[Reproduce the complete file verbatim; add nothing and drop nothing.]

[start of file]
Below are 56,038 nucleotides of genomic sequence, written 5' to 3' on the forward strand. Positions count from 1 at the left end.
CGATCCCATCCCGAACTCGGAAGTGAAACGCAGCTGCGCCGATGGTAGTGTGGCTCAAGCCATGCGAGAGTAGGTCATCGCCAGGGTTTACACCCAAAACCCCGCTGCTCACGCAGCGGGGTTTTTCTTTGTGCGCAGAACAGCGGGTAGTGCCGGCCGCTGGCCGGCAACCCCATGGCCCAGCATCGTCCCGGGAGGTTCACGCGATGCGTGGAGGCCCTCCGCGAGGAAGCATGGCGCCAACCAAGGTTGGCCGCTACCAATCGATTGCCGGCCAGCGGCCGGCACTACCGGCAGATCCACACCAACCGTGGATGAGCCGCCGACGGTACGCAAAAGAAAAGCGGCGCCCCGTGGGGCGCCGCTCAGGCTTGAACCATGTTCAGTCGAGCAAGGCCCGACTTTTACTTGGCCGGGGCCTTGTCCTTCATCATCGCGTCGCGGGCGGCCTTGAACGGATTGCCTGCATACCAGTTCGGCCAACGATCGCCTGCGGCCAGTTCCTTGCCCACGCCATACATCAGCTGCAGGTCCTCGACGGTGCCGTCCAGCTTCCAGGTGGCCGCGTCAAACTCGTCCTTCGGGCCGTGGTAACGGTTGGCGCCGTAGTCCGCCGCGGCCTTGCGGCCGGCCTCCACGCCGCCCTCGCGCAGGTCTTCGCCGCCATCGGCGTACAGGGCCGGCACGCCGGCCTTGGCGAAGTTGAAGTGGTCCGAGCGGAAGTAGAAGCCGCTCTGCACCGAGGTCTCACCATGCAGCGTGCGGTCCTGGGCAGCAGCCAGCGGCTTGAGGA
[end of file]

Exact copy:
Below are 56,038 nucleotides of genomic sequence, written 5' to 3' on the forward strand. Positions count from 1 at the left end.
CGATCCCATCCCGAACTCGGAAGTGAAACGCAGCTGCGCCGATGGTAGTGTGGCTCAAGCCATGCGAGAGTAGGTCATCGCCAGGGTTTACACCCAAAACCCCGCTGCTCACGCAGCGGGGTTTTTCTTTGTGCGCAGAACAGCGGGTAGTGCCGGCCGCTGGCCGGCAACCCCATGGCCCAGCATCGTCCCGGGAGGTTCACGCGATGCGTGGAGGCCCTCCGCGAGGAAGCATGGCGCCAACCAAGGTTGGCCGCTACCAATCGATTGCCGGCCAGCGGCCGGCACTACCGGCAGATCCACACCAACCGTGGATGAGCCGCCGACGGTACGCAAAAGAAAAGCGGCGCCCCGTGGGGCGCCGCTCAGGCTTGAACCATGTTCAGTCGAGCAAGGCCCGACTTTTACTTGGCCGGGGCCTTGTCCTTCATCATCGCGTCGCGGGCGGCCTTGAACGGATTGCCTGCATACCAGTTCGGCCAACGATCGCCTGCGGCCAGTTCCTTGCCCACGCCATACATCAGCTGCAGGTCCTCGACGGTGCCGTCCAGCTTCCAGGTGGCCGCGTCAAACTCGTCCTTCGGGCCGTGGTAACGGTTGGCGCCGTAGTCCGCCGCGGCCTTGCGGCCGGCCTCCACGCCGCCCTCGCGCAGGTCTTCGCCGCCATCGGCGTACAGGGCCGGCACGCCGGCCTTGGCGAAGTTGAAGTGGTCCGAGCGGAAGTAGAAGCCGCTCTGCACCGAGGTCTCACCATGCAGCGTGCGGTCCTGGGCAGCAGCCAGCGGCTTGAGGA